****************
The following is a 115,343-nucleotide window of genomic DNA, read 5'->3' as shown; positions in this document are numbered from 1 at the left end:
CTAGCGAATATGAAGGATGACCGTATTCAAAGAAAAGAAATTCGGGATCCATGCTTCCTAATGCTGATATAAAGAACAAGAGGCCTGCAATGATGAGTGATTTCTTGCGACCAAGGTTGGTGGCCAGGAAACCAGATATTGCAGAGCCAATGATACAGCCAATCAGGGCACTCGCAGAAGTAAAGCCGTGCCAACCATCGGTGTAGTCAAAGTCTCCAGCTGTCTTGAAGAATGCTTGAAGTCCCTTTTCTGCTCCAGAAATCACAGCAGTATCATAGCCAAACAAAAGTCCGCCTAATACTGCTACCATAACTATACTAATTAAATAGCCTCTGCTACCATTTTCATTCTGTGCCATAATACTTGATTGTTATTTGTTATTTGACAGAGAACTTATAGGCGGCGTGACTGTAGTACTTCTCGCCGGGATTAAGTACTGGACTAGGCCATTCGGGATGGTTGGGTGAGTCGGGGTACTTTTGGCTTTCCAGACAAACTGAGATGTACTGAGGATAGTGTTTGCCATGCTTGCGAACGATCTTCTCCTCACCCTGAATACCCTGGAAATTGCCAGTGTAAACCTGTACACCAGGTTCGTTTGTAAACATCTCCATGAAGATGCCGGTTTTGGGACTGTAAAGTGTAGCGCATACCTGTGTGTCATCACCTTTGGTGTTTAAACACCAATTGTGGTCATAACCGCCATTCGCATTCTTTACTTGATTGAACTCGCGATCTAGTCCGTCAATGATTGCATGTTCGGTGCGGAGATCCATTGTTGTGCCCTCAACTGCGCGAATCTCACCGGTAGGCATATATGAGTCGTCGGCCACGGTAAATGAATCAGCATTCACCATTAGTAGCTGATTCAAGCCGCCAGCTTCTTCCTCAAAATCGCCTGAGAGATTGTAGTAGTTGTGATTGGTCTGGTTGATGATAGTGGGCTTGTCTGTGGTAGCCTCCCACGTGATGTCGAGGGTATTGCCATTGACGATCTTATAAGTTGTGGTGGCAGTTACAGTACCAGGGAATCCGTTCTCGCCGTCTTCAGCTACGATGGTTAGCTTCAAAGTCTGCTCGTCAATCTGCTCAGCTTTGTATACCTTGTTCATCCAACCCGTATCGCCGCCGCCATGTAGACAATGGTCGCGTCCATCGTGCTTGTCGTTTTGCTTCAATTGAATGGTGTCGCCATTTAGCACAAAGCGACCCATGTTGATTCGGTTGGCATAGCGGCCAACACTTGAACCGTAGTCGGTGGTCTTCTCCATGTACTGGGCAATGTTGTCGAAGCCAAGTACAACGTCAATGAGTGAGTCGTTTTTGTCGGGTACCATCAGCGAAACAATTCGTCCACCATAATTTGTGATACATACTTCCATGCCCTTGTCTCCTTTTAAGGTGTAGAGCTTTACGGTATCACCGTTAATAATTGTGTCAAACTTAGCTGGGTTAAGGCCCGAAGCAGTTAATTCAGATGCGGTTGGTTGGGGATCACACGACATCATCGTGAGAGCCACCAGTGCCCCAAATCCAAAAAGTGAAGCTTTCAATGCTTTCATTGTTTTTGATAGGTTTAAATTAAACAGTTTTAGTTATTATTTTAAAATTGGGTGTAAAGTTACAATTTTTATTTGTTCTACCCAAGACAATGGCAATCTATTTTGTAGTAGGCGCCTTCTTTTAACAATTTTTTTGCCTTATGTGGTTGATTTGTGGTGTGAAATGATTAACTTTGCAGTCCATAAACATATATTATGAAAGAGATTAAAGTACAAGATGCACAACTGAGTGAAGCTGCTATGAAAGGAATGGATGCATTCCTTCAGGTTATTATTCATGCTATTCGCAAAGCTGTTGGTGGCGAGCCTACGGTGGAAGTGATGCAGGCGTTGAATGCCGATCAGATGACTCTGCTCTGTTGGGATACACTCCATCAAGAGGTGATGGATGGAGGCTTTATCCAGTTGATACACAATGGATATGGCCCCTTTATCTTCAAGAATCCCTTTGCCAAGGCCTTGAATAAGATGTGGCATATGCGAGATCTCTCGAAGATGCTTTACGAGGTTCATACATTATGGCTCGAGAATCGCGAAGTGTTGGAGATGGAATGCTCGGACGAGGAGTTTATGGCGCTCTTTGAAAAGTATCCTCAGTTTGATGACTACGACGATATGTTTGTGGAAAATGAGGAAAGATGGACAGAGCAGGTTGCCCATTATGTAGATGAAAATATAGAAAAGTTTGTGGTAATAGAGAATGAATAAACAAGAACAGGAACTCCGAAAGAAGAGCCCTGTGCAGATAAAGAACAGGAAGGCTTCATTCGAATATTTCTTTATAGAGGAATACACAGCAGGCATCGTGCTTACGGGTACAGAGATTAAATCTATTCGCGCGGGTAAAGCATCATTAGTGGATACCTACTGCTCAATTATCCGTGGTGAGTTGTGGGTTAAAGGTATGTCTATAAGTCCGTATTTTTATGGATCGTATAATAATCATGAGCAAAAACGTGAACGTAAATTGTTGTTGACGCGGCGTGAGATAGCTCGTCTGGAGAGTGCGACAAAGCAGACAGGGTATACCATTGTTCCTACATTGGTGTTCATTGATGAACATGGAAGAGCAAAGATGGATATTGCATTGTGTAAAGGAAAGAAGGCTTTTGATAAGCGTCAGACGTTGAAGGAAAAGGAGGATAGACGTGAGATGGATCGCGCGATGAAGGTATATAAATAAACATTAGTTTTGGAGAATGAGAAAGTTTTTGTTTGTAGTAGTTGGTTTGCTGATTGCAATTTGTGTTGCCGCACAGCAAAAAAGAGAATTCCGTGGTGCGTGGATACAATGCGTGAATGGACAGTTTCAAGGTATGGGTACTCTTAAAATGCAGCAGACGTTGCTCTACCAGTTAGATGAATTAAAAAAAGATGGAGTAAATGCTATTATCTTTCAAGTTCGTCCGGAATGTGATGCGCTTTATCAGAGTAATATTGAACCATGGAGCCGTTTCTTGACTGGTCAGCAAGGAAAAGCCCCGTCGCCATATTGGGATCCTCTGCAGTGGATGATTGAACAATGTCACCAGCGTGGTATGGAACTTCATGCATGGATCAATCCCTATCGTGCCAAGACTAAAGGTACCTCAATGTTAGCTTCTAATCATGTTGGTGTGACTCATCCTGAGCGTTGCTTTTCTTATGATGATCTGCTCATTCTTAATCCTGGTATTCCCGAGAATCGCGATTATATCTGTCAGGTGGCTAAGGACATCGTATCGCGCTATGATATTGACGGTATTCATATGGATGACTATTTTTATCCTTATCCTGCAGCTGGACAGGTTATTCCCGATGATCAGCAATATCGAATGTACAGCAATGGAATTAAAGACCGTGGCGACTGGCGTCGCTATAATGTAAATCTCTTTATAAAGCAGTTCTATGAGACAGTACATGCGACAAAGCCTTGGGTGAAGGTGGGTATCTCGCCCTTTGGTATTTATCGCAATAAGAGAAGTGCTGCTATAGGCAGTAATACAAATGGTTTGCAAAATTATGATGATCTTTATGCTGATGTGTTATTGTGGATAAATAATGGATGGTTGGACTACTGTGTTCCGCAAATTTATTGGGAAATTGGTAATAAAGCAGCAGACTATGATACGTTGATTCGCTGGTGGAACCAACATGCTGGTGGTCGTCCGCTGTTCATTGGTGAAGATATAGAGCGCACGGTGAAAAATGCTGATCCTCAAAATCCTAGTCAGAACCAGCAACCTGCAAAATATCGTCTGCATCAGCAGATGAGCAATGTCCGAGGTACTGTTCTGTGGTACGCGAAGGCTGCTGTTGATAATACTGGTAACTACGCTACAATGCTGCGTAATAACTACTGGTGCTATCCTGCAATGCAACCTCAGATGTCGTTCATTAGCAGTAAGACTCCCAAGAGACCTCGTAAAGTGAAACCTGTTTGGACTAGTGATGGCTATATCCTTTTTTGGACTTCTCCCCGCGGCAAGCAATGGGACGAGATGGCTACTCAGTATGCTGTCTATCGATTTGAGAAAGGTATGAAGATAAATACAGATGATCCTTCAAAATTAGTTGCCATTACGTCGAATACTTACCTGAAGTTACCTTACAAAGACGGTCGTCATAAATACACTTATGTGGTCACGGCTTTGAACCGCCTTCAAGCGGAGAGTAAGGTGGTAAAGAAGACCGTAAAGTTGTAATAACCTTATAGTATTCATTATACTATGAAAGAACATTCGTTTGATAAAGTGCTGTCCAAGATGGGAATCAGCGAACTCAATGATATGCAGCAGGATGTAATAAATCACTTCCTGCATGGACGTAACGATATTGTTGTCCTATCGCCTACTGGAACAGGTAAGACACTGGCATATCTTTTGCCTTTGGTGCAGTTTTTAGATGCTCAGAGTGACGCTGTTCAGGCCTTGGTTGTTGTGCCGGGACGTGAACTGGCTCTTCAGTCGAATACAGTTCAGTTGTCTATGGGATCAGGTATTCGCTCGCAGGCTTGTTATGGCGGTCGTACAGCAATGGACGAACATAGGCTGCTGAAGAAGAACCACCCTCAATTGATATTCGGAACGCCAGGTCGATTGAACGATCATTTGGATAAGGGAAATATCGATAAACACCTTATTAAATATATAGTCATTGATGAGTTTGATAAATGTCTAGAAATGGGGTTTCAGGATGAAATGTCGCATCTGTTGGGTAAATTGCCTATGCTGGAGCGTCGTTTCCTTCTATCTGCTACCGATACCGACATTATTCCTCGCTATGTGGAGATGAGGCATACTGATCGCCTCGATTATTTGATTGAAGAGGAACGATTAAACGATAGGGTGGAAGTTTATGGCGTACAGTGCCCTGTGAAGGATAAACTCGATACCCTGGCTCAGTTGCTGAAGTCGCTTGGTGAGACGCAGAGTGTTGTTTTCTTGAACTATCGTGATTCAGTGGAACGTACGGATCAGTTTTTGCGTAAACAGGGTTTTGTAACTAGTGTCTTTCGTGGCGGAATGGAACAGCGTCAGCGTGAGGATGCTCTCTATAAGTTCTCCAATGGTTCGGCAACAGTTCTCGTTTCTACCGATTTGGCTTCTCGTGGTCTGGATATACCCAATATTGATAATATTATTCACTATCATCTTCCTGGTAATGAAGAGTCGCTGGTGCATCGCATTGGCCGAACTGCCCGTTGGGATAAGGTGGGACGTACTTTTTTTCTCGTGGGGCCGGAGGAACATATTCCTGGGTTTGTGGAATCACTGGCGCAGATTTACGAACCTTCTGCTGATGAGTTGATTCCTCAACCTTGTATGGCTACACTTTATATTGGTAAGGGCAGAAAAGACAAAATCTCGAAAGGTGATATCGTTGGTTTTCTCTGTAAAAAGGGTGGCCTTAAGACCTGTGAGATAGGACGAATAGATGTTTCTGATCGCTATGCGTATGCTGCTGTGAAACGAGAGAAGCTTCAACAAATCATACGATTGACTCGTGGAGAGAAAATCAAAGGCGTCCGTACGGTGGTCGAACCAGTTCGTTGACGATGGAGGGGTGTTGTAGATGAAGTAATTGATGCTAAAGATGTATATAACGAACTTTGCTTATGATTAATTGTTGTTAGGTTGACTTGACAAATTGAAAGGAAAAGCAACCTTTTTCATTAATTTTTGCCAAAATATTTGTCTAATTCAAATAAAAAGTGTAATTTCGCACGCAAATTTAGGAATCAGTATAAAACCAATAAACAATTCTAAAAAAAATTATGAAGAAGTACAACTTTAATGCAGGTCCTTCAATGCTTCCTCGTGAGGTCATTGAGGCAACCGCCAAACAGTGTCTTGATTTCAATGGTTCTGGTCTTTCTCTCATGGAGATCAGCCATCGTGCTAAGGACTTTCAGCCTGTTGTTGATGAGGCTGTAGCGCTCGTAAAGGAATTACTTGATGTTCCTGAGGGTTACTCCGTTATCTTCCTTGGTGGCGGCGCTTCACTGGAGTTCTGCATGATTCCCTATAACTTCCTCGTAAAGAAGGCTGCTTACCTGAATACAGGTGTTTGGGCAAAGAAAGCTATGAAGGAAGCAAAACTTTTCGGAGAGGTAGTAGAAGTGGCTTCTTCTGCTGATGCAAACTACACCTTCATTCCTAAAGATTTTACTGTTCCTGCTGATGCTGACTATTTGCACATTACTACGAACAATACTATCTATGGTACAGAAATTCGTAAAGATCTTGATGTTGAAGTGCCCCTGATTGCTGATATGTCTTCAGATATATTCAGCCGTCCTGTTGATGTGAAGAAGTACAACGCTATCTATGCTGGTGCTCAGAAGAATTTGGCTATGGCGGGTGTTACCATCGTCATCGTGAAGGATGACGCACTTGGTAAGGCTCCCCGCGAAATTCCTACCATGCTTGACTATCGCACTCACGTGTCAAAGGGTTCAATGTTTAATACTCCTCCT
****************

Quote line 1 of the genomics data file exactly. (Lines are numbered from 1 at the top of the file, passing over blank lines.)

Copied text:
The following is a 115,343-nucleotide window of genomic DNA, read 5'->3' as shown; positions in this document are numbered from 1 at the left end: